Larger traders that import and export frequently appear to be reasonably well prepared, but not the smaller ones.  Training is essential before a business can consider going live on CDS. There are recommended CDS training programmes available, for example, the BIFA e-learning training course, in conjunction with ASM UK, is recommended and details the differences between CHIEF and CDS.  

It is also important for businesses to familiarise themselves with the new CDS documentation, such as the CDS tariff, which also includes all the customs declaration rules and guidance.  It is essential for businesses to contact software providers and bridge any gaps between the old and new systems, to avoid duplication of entries where possible.

Test & Live Environments

Currently, it appears that not many businesses have used the live platform. Those that have already started to use CDS are still using the Trader Dress Rehearsal (TDR) function.  There are concerns that the TDR and CDS do not mirror each other completely and that until businesses go live on CDS, they will not appreciate the impact of the change and the time involved.  

As it stands, it is taking a lot longer to prepare a declaration under CDS, which could have an impact on resource which is already under pressure.  Therefore, businesses should plan accordingly.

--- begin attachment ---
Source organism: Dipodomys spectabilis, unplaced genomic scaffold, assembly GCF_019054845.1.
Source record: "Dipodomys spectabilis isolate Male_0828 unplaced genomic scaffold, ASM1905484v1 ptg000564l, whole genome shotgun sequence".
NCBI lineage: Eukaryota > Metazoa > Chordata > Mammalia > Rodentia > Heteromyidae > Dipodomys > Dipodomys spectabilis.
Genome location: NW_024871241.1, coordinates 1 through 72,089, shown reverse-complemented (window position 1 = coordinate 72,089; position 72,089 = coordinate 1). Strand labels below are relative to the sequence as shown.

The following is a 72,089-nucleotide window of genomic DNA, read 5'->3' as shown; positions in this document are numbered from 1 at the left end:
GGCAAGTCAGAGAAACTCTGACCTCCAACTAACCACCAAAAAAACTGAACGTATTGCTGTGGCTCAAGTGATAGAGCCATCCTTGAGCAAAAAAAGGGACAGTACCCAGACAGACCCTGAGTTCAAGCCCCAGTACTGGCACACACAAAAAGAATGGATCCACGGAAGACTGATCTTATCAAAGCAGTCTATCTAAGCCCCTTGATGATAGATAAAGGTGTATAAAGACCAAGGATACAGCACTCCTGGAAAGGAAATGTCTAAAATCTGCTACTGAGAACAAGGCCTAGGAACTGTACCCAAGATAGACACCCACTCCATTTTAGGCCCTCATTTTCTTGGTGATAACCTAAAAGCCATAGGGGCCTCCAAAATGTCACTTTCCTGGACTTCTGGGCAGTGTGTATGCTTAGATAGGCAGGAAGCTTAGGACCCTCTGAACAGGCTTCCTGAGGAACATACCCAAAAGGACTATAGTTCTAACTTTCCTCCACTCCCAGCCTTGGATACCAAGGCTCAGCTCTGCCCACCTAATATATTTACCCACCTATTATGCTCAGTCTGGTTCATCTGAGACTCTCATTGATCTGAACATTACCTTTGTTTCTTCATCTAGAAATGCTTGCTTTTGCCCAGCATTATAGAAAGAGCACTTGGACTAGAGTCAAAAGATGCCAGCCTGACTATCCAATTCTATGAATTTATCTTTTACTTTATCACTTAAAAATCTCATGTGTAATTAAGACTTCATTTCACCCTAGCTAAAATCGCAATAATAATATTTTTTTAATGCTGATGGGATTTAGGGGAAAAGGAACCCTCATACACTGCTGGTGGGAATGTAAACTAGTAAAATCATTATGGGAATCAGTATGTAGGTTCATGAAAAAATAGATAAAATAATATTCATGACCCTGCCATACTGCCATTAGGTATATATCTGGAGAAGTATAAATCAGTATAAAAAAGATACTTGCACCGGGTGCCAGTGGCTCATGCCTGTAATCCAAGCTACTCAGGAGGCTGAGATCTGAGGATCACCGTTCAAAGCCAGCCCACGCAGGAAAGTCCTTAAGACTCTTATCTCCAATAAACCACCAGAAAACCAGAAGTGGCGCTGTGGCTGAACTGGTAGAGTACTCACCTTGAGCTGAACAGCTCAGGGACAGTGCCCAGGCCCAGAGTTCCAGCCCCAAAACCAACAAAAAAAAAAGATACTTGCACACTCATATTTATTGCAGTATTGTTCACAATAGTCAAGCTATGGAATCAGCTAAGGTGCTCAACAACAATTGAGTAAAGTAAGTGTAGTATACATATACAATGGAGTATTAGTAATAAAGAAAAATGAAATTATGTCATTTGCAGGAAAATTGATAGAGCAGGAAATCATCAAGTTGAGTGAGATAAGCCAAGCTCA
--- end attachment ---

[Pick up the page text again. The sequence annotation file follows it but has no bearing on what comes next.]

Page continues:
It would also appear that there is no requirement to use the TDR function before going live, so in theory, businesses can go straight to the live environment, without any testing or training.

Delayed implementation and contingency planning

In dealing with HMRC about the expected go live dates, there has been discussion around contingency plans for the possible scenario where goods do not move, and ports and airports suffer delays.  This could lead to storage and logistical issues, due to the lack of documentation being successfully and accurately completed to allow goods to be moved.

What would HMRC’s plan be for this potential outcome, as surely they cannot risk ports and airports grinding to a halt? 

One view, shared recently by BIFA members, is that HMRC might employ a similar contingency plan to the delayed declaration procedure as they did with Brexit, in order to ensure goods still move -even if the declaration has to follow.  However, the concern here again, is that this could result in non-compliance, putting businesses at risk of exposure with HMRC.